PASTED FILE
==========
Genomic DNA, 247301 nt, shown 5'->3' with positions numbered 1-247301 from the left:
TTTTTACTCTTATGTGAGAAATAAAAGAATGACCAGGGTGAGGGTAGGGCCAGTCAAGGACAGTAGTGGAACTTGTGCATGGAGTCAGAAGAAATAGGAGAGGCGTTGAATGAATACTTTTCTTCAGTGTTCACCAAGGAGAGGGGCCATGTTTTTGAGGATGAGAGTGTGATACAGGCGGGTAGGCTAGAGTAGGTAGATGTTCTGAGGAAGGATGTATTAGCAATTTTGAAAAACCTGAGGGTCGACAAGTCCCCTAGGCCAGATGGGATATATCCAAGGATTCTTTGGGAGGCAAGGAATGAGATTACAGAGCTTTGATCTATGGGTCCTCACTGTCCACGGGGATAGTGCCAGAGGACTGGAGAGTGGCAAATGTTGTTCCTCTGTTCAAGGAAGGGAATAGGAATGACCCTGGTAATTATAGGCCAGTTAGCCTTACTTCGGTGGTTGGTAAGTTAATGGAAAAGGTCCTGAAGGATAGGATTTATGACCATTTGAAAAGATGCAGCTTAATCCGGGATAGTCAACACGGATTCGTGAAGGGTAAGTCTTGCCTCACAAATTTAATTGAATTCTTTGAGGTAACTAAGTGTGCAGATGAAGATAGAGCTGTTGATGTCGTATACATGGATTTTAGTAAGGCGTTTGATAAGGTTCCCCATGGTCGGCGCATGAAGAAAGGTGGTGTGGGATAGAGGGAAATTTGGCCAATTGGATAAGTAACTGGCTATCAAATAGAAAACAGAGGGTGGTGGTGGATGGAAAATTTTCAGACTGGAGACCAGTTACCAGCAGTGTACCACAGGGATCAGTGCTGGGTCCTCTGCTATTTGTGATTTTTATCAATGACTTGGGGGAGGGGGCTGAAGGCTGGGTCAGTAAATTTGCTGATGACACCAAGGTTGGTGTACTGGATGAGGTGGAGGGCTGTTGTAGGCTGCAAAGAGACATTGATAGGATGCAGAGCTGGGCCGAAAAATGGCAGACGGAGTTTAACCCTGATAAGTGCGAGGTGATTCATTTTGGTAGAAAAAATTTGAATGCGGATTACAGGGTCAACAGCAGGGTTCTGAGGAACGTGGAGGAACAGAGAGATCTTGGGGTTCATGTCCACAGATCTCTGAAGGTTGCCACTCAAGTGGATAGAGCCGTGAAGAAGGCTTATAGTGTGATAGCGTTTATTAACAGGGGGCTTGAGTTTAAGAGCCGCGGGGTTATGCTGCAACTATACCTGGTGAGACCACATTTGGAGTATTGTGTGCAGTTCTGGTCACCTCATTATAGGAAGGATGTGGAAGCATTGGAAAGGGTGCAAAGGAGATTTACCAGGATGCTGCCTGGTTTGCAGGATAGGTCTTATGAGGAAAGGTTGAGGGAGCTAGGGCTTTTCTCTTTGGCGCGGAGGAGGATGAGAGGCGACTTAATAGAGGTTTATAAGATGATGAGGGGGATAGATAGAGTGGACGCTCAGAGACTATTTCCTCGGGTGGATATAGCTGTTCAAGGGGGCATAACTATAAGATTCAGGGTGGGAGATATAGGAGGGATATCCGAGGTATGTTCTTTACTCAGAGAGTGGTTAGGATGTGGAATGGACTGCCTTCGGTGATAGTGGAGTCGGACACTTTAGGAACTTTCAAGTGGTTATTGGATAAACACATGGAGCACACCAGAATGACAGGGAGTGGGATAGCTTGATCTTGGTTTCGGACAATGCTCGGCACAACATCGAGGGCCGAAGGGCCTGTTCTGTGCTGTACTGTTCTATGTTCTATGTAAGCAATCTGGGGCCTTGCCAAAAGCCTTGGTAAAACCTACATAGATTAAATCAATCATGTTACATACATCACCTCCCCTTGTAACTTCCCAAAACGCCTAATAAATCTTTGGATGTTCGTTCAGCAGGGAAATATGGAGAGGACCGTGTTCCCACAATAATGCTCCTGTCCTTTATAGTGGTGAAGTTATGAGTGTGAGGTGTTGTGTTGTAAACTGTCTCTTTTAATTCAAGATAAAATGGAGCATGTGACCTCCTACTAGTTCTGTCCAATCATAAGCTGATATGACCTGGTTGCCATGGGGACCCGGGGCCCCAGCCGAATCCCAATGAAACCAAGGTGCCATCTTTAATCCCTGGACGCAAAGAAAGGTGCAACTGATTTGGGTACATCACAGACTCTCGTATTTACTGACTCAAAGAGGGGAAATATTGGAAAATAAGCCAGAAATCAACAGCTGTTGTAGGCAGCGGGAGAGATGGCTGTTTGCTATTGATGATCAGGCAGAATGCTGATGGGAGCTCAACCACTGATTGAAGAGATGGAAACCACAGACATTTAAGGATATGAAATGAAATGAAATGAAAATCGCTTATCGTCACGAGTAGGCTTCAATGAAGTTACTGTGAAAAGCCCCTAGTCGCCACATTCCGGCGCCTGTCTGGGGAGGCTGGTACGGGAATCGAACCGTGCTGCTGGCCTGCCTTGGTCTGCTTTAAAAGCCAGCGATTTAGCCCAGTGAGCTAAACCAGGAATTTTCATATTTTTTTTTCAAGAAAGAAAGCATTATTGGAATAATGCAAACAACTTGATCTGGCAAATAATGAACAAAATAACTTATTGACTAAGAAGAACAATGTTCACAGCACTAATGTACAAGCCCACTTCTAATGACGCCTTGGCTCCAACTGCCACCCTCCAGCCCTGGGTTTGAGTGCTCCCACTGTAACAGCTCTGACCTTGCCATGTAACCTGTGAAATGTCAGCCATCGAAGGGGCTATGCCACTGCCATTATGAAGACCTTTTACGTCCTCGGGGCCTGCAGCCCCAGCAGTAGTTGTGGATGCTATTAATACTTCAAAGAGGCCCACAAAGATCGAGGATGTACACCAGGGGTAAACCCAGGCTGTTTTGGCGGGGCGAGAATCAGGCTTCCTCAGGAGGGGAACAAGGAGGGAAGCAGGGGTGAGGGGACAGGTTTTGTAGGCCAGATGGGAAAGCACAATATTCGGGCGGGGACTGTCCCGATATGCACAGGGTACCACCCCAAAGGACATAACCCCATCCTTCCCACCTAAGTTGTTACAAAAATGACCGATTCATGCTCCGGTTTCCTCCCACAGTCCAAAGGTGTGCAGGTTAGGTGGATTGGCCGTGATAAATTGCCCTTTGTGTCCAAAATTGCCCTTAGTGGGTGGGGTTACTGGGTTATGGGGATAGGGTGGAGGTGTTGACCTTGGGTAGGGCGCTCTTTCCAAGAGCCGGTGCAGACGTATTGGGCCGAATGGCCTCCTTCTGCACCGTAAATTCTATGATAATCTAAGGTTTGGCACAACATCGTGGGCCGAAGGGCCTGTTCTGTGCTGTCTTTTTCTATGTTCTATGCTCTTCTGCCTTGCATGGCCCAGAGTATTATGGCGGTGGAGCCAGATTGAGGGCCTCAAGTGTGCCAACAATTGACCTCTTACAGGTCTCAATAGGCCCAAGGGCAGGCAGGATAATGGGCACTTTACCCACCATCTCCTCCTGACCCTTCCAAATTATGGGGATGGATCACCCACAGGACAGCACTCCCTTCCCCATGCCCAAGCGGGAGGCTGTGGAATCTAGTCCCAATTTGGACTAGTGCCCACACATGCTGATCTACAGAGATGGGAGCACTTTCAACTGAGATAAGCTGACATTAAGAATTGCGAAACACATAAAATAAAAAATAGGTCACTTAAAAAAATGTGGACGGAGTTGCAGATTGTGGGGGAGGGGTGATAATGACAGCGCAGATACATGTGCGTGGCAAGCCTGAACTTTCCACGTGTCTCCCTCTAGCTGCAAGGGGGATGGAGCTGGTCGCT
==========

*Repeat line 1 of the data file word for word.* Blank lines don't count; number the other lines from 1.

Genomic DNA, 247301 nt, shown 5'->3' with positions numbered 1-247301 from the left: